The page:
15. Selman WR, Spetzler RF, Wilson CB, Grollmus JW. Percutaneous lumboperitoneal shunt: review of 130 cases. Neurosurgery 1980; 6:255–7.
16. Chumas PD, Armstrong DC, Drake JM, et al. Tonsillar herniation: the rule rather than exception after lumboperitoneal shunting in pediatric population. J Neurosurg 1993; 78:568–73.
17. Payner TD, Prenger E, Berger TS, Crone KR. Acquired Chiari malformation: incidence, diagnosis, and management. Neurosurgery 1994; 34:429–34.
18. Ausman J. Shunts: which one, and why. Surg Neurol 1998; 49:8–13.
19. Albright AL, Haines SJ, Taylor FH. Function of parietal and frontal shunts in childhood hydrocephalus
. J Neurosurg 1988; 69:883.
20. Sainte-Rosa C, Hoffman HJ, Hirsch JF. Shunt failure. Concepts Pediatr Neurosurg 1989; 9:7.
21. Bierbrauer KS, Storrs BB, McLone DG, et al. Prospective randomized study of shunt function and infection as a function of shunt placement. Pediatr Neurosurg 1990; 16:287.
22. Sainte-Rosa C, Piatt JH, Renier D, et al. Mechanical complications in shunts. Pediatr Neurosurg 1991; 17:2–9.
23. Yamamoto M, Oka K, Nagasaka S, Tomonaga M. Ventriculoscope-guided ventriculoperitoneal shunt and shunt revision. Technical note. Acta Neurochir 1994; 129:85–8.
24. Pang D, Grabb PA. Accurate placement of coronal ventricular catheter using stereotactic-guided free hand passage. Technical note. J Neurosurg 1994; 80:750–4.
25. Nulsen FE, Becker DP. Control of hydrocephalus
by valve-regulated shunt. J Neurosurg 1967; 26:362.
26. Steinbok P, Cochrane DD. Removal of adherent ventricular catheter. Pediatr Neurosurg 1992; 18:167–8.
27. Whitfield PC, Guazzo EP, Pickard JD. Safe removal of retained ventricular catheters using intraluminal choroid plexus coagulation. Technical note. J Neurosurg 1995; 83:1101–2.
28. Martinez-Lage JF, Lopez F, Poza M. Hernandez M. Prevention of intraventricular hemorrhage during CSF shunt revisions by means of a flexible coagulating electrode. A preliminary report. Child Nerv Syst 1998; 14:203–6.
29. Handler MH. A complication in removing retained ventricular catheter using electrocautery. Pediatr Neurosurg 1996; 25:276.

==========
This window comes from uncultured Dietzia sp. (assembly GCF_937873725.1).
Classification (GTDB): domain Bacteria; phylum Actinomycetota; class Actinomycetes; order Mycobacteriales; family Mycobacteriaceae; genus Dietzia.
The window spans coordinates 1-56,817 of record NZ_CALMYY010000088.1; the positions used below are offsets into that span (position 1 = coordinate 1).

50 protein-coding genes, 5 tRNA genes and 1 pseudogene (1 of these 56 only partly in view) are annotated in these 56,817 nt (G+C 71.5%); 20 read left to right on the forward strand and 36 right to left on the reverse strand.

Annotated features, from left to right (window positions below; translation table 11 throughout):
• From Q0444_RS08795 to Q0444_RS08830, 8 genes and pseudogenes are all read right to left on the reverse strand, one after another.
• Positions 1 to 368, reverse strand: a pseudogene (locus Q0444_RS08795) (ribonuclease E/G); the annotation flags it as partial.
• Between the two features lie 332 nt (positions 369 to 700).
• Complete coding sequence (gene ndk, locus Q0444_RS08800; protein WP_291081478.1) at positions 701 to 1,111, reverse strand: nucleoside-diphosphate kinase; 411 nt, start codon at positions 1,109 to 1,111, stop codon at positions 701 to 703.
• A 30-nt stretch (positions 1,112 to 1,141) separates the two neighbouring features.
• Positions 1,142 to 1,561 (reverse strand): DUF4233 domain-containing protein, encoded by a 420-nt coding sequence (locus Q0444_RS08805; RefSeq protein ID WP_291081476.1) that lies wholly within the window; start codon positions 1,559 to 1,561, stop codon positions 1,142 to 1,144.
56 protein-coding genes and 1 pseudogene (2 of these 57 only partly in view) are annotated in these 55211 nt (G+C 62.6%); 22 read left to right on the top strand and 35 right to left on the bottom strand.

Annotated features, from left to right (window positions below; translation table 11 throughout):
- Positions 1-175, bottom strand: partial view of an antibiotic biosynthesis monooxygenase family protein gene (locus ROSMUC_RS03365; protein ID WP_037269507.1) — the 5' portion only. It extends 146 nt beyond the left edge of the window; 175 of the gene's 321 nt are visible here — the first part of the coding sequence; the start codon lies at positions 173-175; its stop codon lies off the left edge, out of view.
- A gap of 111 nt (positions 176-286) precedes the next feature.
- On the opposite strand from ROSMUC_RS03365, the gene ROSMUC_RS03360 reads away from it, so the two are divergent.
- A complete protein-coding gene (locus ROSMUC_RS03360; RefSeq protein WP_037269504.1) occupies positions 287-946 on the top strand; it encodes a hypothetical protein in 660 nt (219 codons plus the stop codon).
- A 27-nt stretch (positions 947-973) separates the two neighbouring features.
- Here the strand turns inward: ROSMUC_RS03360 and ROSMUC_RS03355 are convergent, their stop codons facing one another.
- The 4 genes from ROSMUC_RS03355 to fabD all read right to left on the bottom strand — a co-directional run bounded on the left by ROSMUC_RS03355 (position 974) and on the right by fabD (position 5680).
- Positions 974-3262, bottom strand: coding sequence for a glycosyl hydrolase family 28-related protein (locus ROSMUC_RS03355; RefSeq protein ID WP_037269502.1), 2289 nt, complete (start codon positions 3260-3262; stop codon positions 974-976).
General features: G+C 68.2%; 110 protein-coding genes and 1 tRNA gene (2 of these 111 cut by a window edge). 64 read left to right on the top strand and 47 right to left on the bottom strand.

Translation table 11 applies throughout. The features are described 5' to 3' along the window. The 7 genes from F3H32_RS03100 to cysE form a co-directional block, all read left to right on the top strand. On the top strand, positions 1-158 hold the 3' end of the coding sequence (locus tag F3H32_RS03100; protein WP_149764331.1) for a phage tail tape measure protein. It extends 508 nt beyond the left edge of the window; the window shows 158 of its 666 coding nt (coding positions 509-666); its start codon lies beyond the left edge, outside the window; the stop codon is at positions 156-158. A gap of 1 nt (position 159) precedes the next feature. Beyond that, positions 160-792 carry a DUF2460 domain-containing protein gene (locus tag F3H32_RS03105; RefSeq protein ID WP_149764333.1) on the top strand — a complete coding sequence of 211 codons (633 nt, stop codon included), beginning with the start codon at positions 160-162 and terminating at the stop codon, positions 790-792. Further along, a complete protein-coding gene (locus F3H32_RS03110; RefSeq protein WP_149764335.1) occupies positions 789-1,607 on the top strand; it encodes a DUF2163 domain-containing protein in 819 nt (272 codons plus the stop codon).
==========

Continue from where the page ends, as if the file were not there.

30. Goldblum RM, Pelley RP, O'Donell AA, et al. Antibodies to silicone elastomers and reactions to ventriculoperitobeal shunts. Lancet 1992; 340:510–3.
31. Jimenez DF, Keating R, Goodrich JT. Silicone allergy in ventriculoperitoneal shunts. Child Nerv Syst 1994; 10:59–63.
32. Gowers DJ, Lewis JC, Kelly Jr. DL Sterile shunt malfunction
: a scanning electron microscopic perspective. J Neurosurg 1984; 61:1079–84.
33. Snow RB, Kossovsky N. Hypersensitivity reaction associated with sterile ventriculoperitoneal shunt malfunction
. Surg Neurol 1989; 31:209–14.
34. Sugar O, Bailey O. Subcutaneous reaction to silicone in ventriculoperitoneal shunts: long-term results. J Neurosurg 1974; 41:367–71.
35. Kalousdian S, Karlan MS, Williams MA. Silicone elastomer cerebrospinal fluid shunt systems. Neurosurgery 1998; 42:887–92.
36. Drake JM, Kestle JRW, Milner R, et al. Randomized trial of cerebrospinal fluid shunt valve design in pediatric hydrocephalus
. Neurosurgery 1998; 43:294–305.
37. Aschoff A, Kremer P, Benesch C, et al. Overdrainage and shunt technology. Child Nerv Syst 1995; 11:193–202.
38. Czosnyka M, Czosnyka Z, Whitehouse H, Pickard JD. Hydrodynamic properties of hydrocephalus
shunts: United Kingdom Shunt Evaluation Laboratory. J Neurol Neurosurg Psychiatr 1997; 62:43–50.
39. Drake JM, da Silva MC, Rutka JT. Functional obstruction of an antisiphon device by raised tissue capsule pressure. Neurosurgery 1993; 32:137–9.
40. Chapman PH. Optimum position of the antisiphon device. Neurosurgery 1990; 27:332–4.
41. Chiba Y, Tokoro K, Abe H. Importance of anti-siphon devices in shunt therapy of pediatric and adoloscent hydrocephalus
. In: Matsumoto S, Tamaki N, eds. Hydrocephalus
. Pathogenesis and Treatment. Berlin: Springer; 1991:375–82.
42. Fox JD, Portnoy HD, Schulte RR. Cerebrospinal fluid shunts: an experimental evaluation of flow rates and pressure values in the anti-siphon valve. Surg Neurol 1973; 1:299–302.
43. Portnoy HD. Optimum position of the anti-siphon device [letter]. Neurosurgery 1990; 27:332–3.
44. Pudenz RH. Optimum position of the anti-siphon device [letter]. Neurosurgery 1990; 27:333.
45. Tokoko K, Chiba Y. Optimum position for an anti-siphon device in cerebrospinal fluid shunt system. Neurosurgery 1991; 29:519–25.
46. Trost HA. Is there a reasonable differential indication for different hydrocephalus
shunt systems? Child Nerv Syst 1995; 11:189–92.
47. Chabbra DK, Agarwal GD, Mittal P. Z-flow hydrocephalus
shunts, a new approach to the problem of hydrocephalus
, the rationale behind its design and the initial results of pressure monitoring after Z-flow shunt implantation. Acta Neurochir 1993; 121:43–7.
48. Sekhar LN, Moosy J, Guthkelch AN. Malfunctioning ventriculoperitoneal shunts. Clinical and pathological features. J Neurosurg 1982; 56:411–6.
49. Cozzens JW, Chandler JP. Increased risk of distal ventriculoperitoneal shunt obstruction associated with slit valves or distal slits in the peritoneal catheter. J Neurosurg 1997; 87:682–6.
50. Couldwell WT, LeMay DR, McComb JG. Experience with use of extended length peritoneal catheters. J Neurosurg 1996; 85:425–7.
51. Borgbjerg BM, Gjerris F, Albeck MJ, et al. A comparison between ventriculoperitoneal and ventricoatrial cerebrospinal fluid shunts in relation to the rate of revision and durability. Acta Neurochir (Wien) 1998; 140:459–65.